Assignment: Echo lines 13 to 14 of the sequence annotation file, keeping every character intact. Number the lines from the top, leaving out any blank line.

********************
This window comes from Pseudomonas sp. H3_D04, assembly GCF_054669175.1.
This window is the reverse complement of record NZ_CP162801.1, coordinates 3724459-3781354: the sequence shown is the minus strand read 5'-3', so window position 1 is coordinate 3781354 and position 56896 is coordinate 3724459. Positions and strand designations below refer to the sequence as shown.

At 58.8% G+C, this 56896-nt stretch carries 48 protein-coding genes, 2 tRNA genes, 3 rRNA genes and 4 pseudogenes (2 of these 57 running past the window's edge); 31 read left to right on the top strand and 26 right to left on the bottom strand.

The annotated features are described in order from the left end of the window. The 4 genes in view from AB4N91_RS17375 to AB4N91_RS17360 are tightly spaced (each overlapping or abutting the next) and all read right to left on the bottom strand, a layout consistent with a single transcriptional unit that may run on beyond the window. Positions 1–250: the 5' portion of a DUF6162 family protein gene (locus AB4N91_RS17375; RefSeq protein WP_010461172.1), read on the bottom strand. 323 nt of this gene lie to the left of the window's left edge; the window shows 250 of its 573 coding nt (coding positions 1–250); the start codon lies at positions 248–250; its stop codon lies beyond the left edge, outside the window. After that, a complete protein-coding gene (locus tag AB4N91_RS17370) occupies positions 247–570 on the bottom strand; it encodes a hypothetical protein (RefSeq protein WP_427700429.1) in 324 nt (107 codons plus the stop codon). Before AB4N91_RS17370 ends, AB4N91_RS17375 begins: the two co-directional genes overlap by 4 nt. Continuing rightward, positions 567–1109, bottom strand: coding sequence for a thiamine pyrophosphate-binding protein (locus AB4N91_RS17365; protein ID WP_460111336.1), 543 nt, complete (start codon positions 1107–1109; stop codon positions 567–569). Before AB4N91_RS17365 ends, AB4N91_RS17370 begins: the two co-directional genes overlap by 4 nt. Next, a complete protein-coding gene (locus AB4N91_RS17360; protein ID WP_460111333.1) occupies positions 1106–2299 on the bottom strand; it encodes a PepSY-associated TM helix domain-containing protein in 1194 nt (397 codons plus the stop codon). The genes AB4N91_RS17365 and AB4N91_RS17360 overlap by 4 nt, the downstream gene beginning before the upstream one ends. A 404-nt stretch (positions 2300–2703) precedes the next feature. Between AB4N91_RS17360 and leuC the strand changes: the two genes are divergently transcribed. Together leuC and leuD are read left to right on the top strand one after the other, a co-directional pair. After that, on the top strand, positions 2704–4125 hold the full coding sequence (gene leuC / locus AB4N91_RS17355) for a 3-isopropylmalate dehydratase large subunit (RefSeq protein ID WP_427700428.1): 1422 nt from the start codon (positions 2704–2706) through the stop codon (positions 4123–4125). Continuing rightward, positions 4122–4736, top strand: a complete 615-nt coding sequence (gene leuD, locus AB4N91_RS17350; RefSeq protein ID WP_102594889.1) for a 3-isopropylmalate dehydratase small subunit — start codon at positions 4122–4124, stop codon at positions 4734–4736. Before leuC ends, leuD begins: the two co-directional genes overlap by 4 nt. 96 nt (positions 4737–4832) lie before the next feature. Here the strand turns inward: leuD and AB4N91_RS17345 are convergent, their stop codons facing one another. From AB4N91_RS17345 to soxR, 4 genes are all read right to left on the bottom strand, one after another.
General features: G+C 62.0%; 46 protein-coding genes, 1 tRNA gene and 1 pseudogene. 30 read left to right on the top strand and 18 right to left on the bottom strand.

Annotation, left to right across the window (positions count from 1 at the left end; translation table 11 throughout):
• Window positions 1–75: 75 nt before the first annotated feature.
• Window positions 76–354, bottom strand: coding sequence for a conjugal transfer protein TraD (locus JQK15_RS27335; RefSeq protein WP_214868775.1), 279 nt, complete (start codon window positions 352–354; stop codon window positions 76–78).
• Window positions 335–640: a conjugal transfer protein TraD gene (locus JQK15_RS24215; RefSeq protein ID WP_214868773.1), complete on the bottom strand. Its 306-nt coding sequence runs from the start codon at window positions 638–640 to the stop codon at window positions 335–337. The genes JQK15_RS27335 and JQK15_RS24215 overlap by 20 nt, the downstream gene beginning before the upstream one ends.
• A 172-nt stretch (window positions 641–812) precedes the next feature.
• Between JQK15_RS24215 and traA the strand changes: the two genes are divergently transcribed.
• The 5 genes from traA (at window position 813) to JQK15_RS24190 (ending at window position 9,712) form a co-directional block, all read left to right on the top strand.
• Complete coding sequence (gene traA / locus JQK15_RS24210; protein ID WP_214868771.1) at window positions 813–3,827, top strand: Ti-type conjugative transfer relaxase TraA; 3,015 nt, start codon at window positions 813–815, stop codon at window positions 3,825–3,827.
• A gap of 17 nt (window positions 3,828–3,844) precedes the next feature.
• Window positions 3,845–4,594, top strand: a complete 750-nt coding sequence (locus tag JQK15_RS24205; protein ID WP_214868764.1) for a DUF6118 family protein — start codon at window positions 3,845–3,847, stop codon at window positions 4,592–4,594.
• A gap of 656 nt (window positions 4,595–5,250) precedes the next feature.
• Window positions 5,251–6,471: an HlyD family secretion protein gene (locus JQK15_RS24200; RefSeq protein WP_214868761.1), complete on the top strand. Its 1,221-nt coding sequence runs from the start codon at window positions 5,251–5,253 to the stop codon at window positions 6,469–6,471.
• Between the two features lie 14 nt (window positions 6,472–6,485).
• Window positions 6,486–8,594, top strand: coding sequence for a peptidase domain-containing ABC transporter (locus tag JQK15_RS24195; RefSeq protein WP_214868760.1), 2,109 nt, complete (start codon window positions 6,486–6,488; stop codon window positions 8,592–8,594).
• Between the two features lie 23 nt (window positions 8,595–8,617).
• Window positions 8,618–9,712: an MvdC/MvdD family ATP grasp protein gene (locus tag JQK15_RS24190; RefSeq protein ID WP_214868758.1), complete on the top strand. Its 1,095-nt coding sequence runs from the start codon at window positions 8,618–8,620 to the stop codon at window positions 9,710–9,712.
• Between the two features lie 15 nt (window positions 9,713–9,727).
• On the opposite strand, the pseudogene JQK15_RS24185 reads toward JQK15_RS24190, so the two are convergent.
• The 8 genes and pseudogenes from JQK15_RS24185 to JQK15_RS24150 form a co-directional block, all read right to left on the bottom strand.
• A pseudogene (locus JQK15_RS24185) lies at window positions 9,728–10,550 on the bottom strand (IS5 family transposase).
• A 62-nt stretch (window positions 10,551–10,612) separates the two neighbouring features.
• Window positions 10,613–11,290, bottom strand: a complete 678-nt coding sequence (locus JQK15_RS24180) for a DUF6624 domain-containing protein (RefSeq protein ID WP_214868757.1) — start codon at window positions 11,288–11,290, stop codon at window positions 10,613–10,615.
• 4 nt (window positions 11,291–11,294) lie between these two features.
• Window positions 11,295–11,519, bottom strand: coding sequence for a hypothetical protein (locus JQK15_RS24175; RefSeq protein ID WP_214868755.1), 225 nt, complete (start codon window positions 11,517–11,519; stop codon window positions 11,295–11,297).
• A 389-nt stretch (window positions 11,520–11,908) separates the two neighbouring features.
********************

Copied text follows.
• Complete coding sequence (gene traA / locus JQK15_RS24210; protein ID WP_214868771.1) at window positions 813–3,827, top strand: Ti-type conjugative transfer relaxase TraA; 3,015 nt, start codon at window positions 813–815, stop codon at window positions 3,825–3,827.
• A gap of 17 nt (window positions 3,828–3,844) precedes the next feature.